At this very moment probably there’s no a filmmaker that didn’t question those simple but yet very important words.
I’ll spare you a longer debate on this topic and go with a simple YES. Yes you do, stop fooling yourself.
And here are the 5 main reasons on why you should go with a yes:
– you’re new to all of this;
– you have no idea how it works;
– even less you know to whom to offer your film. Now, don’t worry, you’re not the only one;
– it is definitely 24/7 hour job, not something you can do along the way;
– in other words you’ll have no time for a new project you’re starting/or plan to start (we wouldn’t like to see you giving up on it)
Some of you have probably heard about at least one filmmaker who decided to go alone mostly because he/she considered having a sales agent is just a waste of time (read money). Now, I wonder how much their own ”time” they’ve managed to waste. Not to mention if they had any new projects made in the meantime.
On the other hand we’ve all heard stories about sales agents exploiting filmmakers… Sadly, those stories are true. I should know, I witnessed some of them (about that maybe some other time).
Before going into this topic more wider let’s first define a sales agents, by making it clear who they are not:
– Sales agents are NOT all mighty (though they tend to think that. Sorry agents!).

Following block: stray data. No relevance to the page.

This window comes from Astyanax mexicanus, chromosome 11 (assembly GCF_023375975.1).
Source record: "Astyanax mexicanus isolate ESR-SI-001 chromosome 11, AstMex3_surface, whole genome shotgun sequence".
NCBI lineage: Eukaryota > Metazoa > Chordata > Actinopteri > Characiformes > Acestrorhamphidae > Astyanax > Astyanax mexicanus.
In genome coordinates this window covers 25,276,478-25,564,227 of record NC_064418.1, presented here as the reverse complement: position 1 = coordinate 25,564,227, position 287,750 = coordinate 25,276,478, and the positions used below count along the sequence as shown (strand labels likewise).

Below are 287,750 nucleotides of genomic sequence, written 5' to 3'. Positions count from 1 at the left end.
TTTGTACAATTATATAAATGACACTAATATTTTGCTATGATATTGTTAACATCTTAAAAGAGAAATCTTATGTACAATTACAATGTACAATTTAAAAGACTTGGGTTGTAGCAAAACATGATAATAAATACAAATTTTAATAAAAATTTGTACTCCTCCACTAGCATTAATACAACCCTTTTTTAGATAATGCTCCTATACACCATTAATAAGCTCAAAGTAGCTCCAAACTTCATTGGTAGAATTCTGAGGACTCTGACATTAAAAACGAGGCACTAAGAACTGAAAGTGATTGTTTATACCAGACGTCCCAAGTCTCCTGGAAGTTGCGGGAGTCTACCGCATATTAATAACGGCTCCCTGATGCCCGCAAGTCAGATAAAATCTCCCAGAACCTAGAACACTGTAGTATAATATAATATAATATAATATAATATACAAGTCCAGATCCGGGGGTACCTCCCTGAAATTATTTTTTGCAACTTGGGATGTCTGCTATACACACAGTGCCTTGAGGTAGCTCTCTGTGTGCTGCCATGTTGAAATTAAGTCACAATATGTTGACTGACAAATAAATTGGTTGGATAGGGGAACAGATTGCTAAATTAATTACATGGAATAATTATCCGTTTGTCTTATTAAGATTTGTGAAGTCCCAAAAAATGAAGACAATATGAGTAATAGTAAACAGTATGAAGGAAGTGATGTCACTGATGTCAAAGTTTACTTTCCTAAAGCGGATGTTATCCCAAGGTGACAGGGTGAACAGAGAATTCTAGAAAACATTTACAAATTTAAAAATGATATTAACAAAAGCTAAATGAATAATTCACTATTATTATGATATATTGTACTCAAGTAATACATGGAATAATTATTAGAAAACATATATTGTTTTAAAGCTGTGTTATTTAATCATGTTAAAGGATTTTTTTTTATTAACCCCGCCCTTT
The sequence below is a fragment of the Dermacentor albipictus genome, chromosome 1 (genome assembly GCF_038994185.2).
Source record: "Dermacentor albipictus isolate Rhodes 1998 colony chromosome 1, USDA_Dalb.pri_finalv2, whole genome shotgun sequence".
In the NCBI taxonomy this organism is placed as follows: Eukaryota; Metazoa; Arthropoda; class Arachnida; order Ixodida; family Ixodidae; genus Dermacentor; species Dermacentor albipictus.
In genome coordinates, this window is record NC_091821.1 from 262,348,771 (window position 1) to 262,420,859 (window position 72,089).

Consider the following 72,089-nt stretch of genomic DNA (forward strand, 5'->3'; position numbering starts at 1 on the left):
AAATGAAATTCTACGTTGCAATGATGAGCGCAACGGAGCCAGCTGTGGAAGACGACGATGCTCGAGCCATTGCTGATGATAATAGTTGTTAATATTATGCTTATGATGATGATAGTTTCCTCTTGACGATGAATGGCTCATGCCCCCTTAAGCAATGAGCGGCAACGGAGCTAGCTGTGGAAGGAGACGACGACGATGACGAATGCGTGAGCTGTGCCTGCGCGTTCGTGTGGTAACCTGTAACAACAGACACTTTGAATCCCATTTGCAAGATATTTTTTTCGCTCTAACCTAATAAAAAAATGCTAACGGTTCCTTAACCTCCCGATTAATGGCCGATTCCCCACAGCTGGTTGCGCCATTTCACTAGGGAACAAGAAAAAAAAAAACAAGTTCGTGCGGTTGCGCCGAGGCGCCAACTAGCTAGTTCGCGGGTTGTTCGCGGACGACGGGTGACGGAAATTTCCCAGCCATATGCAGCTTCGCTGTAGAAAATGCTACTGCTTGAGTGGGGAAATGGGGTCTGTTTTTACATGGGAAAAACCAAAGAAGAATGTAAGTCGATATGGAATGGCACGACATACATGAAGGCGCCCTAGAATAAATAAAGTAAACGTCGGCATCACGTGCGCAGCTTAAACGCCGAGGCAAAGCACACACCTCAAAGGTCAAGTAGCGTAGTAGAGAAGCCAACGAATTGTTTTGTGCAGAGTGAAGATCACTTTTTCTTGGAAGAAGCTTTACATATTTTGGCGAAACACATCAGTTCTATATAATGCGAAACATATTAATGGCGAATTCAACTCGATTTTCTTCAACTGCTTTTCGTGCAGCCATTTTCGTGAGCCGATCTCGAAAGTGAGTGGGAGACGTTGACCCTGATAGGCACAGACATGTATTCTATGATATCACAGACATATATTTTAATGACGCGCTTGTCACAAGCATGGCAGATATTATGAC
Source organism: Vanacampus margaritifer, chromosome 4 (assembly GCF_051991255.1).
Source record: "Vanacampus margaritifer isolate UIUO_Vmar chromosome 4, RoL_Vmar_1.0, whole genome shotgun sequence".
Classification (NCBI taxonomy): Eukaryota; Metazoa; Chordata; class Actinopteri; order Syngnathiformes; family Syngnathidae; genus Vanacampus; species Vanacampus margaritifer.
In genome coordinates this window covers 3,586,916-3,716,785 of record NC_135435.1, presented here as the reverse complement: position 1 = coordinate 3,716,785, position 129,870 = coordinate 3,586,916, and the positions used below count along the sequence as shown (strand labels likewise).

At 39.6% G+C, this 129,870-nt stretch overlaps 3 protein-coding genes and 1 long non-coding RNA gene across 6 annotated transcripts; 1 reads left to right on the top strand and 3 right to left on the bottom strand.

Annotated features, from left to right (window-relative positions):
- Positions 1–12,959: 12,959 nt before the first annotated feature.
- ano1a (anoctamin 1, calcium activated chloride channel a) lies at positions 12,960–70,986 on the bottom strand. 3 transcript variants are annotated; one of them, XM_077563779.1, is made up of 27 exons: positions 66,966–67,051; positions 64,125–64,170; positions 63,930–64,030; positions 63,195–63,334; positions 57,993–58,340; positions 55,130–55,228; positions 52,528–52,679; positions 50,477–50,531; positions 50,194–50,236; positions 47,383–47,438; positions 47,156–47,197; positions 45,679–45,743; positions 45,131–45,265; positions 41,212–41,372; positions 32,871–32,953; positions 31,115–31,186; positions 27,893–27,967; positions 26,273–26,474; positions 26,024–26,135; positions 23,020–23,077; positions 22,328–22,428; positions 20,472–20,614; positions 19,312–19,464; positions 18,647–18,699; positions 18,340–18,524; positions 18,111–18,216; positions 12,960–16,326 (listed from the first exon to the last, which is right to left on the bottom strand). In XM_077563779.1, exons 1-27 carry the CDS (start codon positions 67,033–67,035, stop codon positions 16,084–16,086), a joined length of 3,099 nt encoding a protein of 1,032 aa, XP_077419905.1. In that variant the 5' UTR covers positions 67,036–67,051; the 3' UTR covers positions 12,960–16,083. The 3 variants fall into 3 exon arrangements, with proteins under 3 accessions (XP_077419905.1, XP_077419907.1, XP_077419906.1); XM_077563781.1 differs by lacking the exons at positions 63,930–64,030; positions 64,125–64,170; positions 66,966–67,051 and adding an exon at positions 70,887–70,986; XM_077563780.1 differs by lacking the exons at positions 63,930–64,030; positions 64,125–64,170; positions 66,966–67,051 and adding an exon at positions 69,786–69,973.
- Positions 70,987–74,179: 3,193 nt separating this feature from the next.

Don’t expect from them to make you a millionaire. But by now you’re already aware that film making (sadly) will not bring you too much money. Walt Disney once said: ”We don’t make movies to make money. We make money to make more movies” (particularly true in documentary world).
I bet you’re joggling several jobs just to have enough income that you could invest in your new project you’re so excited about.
– Sales agents are NOT distributors.
I’ve noticed lately that filmmakers tend to confuse these two different things. So, let’s (hopefully) clear the confusion:
Distributors (simply said) are companies who bring your film to a theaters, TV and VOD channels, DVD platforms, educational institutions (you know libraries, schools, stuff like that), and all that in the country they’ve registered their business at, the one you’ve made the deal for. More on this subject in some of my future posts.